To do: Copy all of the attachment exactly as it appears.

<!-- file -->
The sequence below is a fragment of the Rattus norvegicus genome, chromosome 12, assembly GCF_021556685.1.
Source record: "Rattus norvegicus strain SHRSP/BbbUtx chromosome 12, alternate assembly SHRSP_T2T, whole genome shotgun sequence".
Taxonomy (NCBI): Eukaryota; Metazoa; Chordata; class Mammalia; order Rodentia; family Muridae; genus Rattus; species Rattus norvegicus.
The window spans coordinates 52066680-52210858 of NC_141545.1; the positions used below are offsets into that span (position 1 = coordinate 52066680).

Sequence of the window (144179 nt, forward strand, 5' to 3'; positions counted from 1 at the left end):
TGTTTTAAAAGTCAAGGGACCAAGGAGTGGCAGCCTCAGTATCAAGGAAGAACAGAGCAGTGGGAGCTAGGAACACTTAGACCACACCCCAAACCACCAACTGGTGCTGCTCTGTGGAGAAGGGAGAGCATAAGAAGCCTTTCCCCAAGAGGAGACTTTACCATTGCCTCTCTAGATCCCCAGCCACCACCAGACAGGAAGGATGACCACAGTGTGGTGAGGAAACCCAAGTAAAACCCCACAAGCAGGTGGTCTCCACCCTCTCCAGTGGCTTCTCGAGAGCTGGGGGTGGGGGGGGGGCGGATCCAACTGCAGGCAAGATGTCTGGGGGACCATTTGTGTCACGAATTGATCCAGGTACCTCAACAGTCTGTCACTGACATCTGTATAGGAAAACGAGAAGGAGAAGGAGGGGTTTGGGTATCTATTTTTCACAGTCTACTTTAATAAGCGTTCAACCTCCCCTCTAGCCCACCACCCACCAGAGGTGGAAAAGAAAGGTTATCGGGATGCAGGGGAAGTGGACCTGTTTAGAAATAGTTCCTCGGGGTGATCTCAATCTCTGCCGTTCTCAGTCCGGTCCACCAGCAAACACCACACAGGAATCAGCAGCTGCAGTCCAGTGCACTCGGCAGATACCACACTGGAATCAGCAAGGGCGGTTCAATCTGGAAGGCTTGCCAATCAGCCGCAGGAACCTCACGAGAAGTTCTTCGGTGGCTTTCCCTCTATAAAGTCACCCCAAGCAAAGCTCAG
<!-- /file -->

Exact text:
The sequence below is a fragment of the Rattus norvegicus genome, chromosome 12, assembly GCF_021556685.1.
Source record: "Rattus norvegicus strain SHRSP/BbbUtx chromosome 12, alternate assembly SHRSP_T2T, whole genome shotgun sequence".
Taxonomy (NCBI): Eukaryota; Metazoa; Chordata; class Mammalia; order Rodentia; family Muridae; genus Rattus; species Rattus norvegicus.
The window spans coordinates 52066680-52210858 of NC_141545.1; the positions used below are offsets into that span (position 1 = coordinate 52066680).

Sequence of the window (144179 nt, forward strand, 5' to 3'; positions counted from 1 at the left end):
TGTTTTAAAAGTCAAGGGACCAAGGAGTGGCAGCCTCAGTATCAAGGAAGAACAGAGCAGTGGGAGCTAGGAACACTTAGACCACACCCCAAACCACCAACTGGTGCTGCTCTGTGGAGAAGGGAGAGCATAAGAAGCCTTTCCCCAAGAGGAGACTTTACCATTGCCTCTCTAGATCCCCAGCCACCACCAGACAGGAAGGATGACCACAGTGTGGTGAGGAAACCCAAGTAAAACCCCACAAGCAGGTGGTCTCCACCCTCTCCAGTGGCTTCTCGAGAGCTGGGGGTGGGGGGGGGGCGGATCCAACTGCAGGCAAGATGTCTGGGGGACCATTTGTGTCACGAATTGATCCAGGTACCTCAACAGTCTGTCACTGACATCTGTATAGGAAAACGAGAAGGAGAAGGAGGGGTTTGGGTATCTATTTTTCACAGTCTACTTTAATAAGCGTTCAACCTCCCCTCTAGCCCACCACCCACCAGAGGTGGAAAAGAAAGGTTATCGGGATGCAGGGGAAGTGGACCTGTTTAGAAATAGTTCCTCGGGGTGATCTCAATCTCTGCCGTTCTCAGTCCGGTCCACCAGCAAACACCACACAGGAATCAGCAGCTGCAGTCCAGTGCACTCGGCAGATACCACACTGGAATCAGCAAGGGCGGTTCAATCTGGAAGGCTTGCCAATCAGCCGCAGGAACCTCACGAGAAGTTCTTCGGTGGCTTTCCCTCTATAAAGTCACCCCAAGCAAAGCTCAG